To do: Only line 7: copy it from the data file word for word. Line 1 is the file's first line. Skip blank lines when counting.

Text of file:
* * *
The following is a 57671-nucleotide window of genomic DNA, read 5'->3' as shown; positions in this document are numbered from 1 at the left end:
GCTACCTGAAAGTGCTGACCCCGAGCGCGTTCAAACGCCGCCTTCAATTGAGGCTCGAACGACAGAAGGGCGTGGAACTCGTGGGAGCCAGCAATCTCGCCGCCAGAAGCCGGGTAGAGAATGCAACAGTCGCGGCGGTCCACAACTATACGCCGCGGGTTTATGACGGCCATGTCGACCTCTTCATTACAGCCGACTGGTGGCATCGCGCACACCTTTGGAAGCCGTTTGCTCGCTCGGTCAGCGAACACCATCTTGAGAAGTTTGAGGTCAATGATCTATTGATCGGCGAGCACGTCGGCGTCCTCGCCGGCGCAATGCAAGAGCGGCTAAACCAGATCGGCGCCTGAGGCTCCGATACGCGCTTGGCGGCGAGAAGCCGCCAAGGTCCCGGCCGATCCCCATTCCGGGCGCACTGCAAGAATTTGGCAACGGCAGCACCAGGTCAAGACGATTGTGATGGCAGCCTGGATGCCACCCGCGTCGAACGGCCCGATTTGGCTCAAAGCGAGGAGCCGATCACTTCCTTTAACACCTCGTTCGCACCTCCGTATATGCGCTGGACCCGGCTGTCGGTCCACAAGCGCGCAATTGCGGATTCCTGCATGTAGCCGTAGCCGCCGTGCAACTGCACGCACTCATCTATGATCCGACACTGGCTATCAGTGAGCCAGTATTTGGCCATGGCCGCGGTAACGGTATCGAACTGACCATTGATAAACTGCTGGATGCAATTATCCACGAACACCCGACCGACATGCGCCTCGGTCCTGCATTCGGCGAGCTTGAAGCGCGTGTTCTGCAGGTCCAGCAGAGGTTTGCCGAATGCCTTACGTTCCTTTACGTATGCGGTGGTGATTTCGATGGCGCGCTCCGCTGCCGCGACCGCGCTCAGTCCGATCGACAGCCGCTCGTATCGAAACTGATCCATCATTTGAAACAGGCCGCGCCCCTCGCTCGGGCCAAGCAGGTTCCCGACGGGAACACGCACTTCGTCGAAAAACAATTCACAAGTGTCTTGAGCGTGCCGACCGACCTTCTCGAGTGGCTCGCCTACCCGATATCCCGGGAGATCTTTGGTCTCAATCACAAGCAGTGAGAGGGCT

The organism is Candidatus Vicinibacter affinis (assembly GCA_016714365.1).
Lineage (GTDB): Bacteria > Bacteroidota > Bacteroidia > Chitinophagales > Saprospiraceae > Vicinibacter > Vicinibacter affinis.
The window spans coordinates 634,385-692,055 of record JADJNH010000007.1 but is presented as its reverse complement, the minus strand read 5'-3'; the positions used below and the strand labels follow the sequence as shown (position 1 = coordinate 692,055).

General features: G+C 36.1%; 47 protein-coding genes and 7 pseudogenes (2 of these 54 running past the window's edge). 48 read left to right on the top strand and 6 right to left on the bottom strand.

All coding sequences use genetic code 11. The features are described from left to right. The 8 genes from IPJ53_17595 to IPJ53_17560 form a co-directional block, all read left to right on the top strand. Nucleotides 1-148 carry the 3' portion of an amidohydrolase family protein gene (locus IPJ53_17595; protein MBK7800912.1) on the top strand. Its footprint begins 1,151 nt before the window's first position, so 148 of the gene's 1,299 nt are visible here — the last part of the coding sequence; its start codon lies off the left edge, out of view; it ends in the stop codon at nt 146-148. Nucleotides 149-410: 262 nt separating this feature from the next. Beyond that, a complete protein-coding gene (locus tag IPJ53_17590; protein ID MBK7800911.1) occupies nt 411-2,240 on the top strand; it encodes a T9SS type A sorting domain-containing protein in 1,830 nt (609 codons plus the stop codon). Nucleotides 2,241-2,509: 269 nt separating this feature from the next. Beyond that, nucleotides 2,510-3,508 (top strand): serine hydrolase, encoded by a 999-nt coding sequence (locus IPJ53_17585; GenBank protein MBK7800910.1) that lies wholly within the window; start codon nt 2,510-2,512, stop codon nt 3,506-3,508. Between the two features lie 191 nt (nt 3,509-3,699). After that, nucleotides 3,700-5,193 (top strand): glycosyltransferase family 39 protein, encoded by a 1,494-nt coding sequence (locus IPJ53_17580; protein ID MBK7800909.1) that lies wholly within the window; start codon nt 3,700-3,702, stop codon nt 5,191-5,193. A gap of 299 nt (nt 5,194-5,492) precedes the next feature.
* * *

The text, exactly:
All coding sequences use genetic code 11. The features are described from left to right. The 8 genes from IPJ53_17595 to IPJ53_17560 form a co-directional block, all read left to right on the top strand. Nucleotides 1-148 carry the 3' portion of an amidohydrolase family protein gene (locus IPJ53_17595; protein MBK7800912.1) on the top strand. Its footprint begins 1,151 nt before the window's first position, so 148 of the gene's 1,299 nt are visible here — the last part of the coding sequence; its start codon lies off the left edge, out of view; it ends in the stop codon at nt 146-148. Nucleotides 149-410: 262 nt separating this feature from the next. Beyond that, a complete protein-coding gene (locus tag IPJ53_17590; protein ID MBK7800911.1) occupies nt 411-2,240 on the top strand; it encodes a T9SS type A sorting domain-containing protein in 1,830 nt (609 codons plus the stop codon). Nucleotides 2,241-2,509: 269 nt separating this feature from the next. Beyond that, nucleotides 2,510-3,508 (top strand): serine hydrolase, encoded by a 999-nt coding sequence (locus IPJ53_17585; GenBank protein MBK7800910.1) that lies wholly within the window; start codon nt 2,510-2,512, stop codon nt 3,506-3,508. Between the two features lie 191 nt (nt 3,509-3,699). After that, nucleotides 3,700-5,193 (top strand): glycosyltransferase family 39 protein, encoded by a 1,494-nt coding sequence (locus IPJ53_17580; protein ID MBK7800909.1) that lies wholly within the window; start codon nt 3,700-3,702, stop codon nt 5,191-5,193. A gap of 299 nt (nt 5,194-5,492) precedes the next feature.